Weekly Round-Up: April 18th, 2014


  • During Congressional debates over the enactment of the Affordable Care Act, one of the main topics was whether federal and state tax dollars would be used for the purpose of abortion. The compromise was that it would be up to the states to decide, and so far, 26 states, including New York, allow abortion through plans purchased on the Marketplace. However, even in these 26 states, access to information about whether a particular plan covers the cost of abortion is reported to be very hard to find. To read more, click here. (NPR)


  • Charlie Wells explores the issue of college loan debt and divorce in this piece for the Washington Post. “College students who took out loans and earned bachelor’s degrees in 2012 graduated with an average $29,400 in educational debt,” states Wells. The division of the debt will depend on the state where the couple seek a divorce. For example, in some states where one spouse’s debt is viewed as marital property the other spouse may be ordered to provide temporary spousal support based 0n the individual spouse’s ability to pay back the student loans. In New York professional degrees can be considered marital property, according to the Court of Appeals in O’Brien v. O’Brien. ​(Washington Post)


  • In a recent case, In the Matter of the Adoption of Children Whose First Names Are J.J. H.C.,  Justice Barbara Salinitro allowed the adoption of the twin children citing it was in the best interest of the children to be adopted my their biological father’s spouse. The children were conceived based on a surrogacy contract between the mother and the biological father and were born in India. After their birth the children were brought to the United States where they lived with the biological father and his spouse.  The issue in the case was solely if the adoption was allowed since the birth was based on a surrogacy contract because surrogacy contracts are void in NY.  Domestic Relations Law Section 122 declares all surrogacy contracts are void and against public policy.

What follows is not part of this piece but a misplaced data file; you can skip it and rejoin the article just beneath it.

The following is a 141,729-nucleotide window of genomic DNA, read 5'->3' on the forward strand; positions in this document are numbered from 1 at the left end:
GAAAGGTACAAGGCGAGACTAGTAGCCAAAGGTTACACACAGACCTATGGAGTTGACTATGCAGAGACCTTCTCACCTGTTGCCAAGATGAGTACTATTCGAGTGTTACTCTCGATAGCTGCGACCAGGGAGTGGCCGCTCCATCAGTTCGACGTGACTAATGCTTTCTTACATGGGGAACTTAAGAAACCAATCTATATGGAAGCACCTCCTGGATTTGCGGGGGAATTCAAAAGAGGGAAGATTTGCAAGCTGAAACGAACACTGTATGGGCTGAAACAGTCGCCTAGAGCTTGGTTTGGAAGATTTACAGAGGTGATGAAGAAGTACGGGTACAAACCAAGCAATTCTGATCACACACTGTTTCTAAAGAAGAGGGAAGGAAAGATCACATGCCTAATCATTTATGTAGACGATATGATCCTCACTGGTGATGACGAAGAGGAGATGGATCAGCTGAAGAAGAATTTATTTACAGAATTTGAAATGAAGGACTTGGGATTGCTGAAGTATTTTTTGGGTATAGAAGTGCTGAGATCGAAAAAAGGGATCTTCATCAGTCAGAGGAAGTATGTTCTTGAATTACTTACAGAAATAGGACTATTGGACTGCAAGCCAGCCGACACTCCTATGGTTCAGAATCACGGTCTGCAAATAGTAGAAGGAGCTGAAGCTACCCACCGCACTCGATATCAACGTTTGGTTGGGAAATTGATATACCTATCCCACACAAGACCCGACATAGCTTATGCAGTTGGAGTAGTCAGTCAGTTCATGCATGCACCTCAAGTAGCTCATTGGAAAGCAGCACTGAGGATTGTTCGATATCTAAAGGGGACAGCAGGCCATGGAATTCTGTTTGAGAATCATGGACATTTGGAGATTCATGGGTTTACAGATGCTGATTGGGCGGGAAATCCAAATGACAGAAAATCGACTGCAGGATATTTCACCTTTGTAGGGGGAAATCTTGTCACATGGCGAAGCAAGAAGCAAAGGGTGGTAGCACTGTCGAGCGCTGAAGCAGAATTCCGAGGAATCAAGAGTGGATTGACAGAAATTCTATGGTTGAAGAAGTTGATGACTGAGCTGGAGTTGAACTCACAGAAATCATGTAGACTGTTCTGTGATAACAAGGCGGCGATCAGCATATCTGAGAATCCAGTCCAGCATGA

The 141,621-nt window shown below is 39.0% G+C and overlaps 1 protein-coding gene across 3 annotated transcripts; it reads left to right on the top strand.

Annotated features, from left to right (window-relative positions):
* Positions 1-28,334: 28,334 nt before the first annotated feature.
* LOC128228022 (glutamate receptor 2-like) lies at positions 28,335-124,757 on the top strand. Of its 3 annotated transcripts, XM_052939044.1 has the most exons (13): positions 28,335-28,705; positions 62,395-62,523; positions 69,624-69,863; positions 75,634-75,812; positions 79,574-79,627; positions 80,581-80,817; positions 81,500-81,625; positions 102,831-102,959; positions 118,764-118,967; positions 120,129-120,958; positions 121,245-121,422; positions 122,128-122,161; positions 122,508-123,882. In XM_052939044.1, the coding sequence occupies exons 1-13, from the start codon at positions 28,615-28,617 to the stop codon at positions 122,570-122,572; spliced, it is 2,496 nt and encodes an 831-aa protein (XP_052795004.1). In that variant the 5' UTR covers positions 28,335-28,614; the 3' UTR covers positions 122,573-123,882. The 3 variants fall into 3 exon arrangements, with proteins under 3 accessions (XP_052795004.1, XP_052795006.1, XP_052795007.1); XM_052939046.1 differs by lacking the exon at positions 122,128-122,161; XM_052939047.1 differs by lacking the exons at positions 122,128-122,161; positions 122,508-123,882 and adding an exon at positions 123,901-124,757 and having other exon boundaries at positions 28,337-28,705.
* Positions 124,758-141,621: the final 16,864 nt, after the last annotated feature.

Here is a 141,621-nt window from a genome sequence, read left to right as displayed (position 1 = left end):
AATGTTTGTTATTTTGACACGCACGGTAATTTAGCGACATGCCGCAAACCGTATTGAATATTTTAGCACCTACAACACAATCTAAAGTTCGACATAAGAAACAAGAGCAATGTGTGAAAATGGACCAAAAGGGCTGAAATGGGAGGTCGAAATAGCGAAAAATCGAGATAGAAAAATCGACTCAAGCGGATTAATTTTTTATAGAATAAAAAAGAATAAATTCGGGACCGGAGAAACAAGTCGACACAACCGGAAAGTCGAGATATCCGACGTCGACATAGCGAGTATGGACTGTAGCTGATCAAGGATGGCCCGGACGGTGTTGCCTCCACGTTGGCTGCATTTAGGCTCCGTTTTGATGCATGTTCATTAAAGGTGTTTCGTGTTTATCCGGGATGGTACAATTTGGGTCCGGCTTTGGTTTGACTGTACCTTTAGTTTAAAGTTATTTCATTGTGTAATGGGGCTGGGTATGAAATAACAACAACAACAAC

Juvenile Rights

  • In this interview, Robert Siegel from NPR talks with Law Professor Cara Drinan from Catholic University in Washington, D.C.  She has been tracking state responses to the recent Supreme Court decisions which held that laws mandating that juvenile offenders be sentenced to life without parole for some crimes violated the 8th Amendment of the US Constitution’s ban on cruel and unusual punishment. The interview notes that some states have not amended their laws to conform to these Supreme Court decisions.